The thin line between a mentor and role model

Ment Or File photo

Tue, 12 Jul 2016 Source: Sally Bagson

As a noun a role can be defined as the function played by a person in a particular situation. To be a model means to be used as an example to imitate from.

Based on this premises we can say a role model is an individual whose behavior is imitated by another from a distance. It is very likely that the role model is someone that an individual has never come into contact with. They often have certain qualities or practices that are admired a more reason why they are models.

A few examples of these include athletic abilities, charitable contributions and success in their selected occupation. Emulating these attributes is perfectly fine but the drawback to having a role model has always been the lack of 2-way interaction. It is purely an observational relationship with no form of discussion. There is little or no way to get life lessons from the role model.

Role model

Most often than not we tend to refer to a role model as a mentor, now the evidential difference between a role model and a mentor has always been the one on one interaction from the latter. A mentor is someone that the individual works with on a fairly regular basis. Usually, they are in the same occupational field or the mentor served as a teacher of the mentee at a previous point in their life.

The concept of a mentor is based on behavior. For the mentee, it answers many of the following questions “What did you do to get here?” “Have you encountered this problem?” or “I want to succeed but am not sure how?” It involves observing the mentor (similar to a role model) but also includes the opportunity for discussion, evaluation and progress through 2-way communication between the mentor and the mentee.

In the upcoming weeks, threesixtyGh will continue to provide the steps needed for every individual and even for start-up to grow and survive in their various endeavours and industries respectively.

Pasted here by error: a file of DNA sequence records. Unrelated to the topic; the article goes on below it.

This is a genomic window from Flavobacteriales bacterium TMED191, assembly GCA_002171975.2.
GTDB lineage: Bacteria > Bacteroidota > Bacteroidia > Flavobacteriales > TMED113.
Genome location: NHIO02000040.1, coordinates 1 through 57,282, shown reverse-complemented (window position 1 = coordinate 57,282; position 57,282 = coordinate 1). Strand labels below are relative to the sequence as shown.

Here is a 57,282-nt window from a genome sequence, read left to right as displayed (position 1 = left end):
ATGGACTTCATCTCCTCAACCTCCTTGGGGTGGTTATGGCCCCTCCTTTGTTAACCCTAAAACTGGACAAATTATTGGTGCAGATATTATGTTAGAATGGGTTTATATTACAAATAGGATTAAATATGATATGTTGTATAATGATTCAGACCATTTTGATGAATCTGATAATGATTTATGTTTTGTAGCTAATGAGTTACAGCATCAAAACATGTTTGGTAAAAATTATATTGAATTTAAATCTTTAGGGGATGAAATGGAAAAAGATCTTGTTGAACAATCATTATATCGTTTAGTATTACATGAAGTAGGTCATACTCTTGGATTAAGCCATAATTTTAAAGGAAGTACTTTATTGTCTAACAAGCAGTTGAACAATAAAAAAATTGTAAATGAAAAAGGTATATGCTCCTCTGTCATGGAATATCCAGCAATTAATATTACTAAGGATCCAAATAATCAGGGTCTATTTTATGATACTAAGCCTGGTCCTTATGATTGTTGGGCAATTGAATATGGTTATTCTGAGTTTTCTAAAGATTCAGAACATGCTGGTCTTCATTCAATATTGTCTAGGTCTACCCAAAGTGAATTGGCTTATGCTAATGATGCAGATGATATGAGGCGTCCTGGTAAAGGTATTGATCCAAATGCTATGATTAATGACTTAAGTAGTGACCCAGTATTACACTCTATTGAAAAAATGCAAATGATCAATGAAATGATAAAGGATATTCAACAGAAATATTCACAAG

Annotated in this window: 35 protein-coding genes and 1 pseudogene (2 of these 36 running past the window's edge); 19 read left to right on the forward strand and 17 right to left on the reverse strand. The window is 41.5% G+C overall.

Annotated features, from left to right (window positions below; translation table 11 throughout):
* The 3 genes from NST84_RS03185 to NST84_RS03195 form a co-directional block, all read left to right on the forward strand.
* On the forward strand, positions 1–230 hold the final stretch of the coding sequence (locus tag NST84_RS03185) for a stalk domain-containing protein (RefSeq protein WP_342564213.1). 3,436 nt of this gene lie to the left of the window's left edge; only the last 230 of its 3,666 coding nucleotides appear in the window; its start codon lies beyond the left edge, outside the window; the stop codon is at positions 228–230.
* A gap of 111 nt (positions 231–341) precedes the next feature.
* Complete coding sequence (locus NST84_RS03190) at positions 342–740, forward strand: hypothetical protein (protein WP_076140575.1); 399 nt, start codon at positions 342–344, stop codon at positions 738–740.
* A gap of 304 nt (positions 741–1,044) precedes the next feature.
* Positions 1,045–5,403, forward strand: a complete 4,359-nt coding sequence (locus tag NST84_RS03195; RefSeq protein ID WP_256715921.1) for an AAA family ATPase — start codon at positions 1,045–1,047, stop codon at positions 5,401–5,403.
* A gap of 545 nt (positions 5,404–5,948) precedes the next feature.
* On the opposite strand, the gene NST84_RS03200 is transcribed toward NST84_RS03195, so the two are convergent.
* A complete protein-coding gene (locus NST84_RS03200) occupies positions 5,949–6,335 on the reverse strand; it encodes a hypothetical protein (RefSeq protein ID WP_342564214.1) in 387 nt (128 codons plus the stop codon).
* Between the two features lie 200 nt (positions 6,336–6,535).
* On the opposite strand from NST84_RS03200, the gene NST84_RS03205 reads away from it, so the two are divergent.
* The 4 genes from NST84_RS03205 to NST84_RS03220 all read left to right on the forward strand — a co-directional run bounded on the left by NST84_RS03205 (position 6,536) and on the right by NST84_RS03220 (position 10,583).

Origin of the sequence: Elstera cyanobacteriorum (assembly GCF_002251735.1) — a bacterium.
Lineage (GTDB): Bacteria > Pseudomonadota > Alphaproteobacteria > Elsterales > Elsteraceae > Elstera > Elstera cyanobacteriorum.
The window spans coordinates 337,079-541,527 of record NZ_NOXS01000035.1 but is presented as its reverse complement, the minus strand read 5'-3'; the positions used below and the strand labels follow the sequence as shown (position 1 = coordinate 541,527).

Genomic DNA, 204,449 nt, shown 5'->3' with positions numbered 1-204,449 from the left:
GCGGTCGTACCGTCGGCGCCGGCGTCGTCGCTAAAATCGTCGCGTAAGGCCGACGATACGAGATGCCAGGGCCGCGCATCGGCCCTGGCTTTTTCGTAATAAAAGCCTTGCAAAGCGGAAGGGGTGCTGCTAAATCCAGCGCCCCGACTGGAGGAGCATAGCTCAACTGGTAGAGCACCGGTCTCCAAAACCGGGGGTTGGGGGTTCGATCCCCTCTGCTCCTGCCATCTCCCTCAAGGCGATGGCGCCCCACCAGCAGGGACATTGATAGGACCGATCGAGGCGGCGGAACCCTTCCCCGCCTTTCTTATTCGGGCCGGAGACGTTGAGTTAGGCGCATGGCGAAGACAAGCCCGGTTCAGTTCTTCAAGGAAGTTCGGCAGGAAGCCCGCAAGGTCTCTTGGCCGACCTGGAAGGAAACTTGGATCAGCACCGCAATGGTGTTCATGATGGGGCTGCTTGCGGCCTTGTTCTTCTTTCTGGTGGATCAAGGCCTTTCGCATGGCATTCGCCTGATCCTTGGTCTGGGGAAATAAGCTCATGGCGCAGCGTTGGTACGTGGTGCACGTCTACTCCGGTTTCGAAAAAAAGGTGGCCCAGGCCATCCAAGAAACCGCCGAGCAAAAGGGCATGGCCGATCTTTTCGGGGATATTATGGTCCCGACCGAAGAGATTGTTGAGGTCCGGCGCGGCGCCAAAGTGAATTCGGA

We believe some of these steps are overlooked for lack of relevance but in the long run, it comes to bite us or our businesses in the back. Every single person has a role model, we might not tag them as such but we sit and watch them from a distance, either on a personal front or via social media.

There is something unique about individuals that others want to have and sometimes even mimic. Role models are important however, Mentors are crucial. For instance if a startup wants to thrive, it is prudent that the entrepreneur has a mentor.


Mark Zukerberg, an entrepreneur and the man behind the popular social media site Facebook was mentored by Steve Jobs, CEO of Apple Inc. Warren Buffet, one of the world’s richest men, a business magnate and investment guru was mentored by Benjamin Graham, a finance professor who wrote books on security analysis.

Warren Buffet went on to mentor Bill Gates, an entrepreneur, investor and business magnate. The point here is, the biggest names in business today, relied on a mentor because the truth is you cannot do it all by yourself.

Mentors can come in all shapes and forms. They can be family, a friend, an acquaintance or a total stranger. Whichever one it may be, one thing is for certain, the person must take a personal interest in the mentoring relationship interested in showing you the right path in life.

Other traits of a mentor include, willingness to share knowledge, skills and expertise, exhibits enthusiasm in his field, values oriented person, provides guidance and constructive feedback, sets and meets personal and professional goals, values the opinion of others, respected and motivates others by setting a good example.

The mentee can however have a personal list of traits they want the mentor to possess.

Mentor 3There are a few mentorship programs in Ghana like the Barcamp Ghana program through which one may network and meet one. The good news is, mentors are everywhere a mentor needs not be famous. You may have a microfinance right adjacent your home. Viola!

The owner of this microfinance is a potential mentor. You need only to approach, ask for guidance and strike a relationship. We must endeavor not to only look up to someone from a distance, but get close enough to ask how they got to the top.

Columnist: Sally Bagson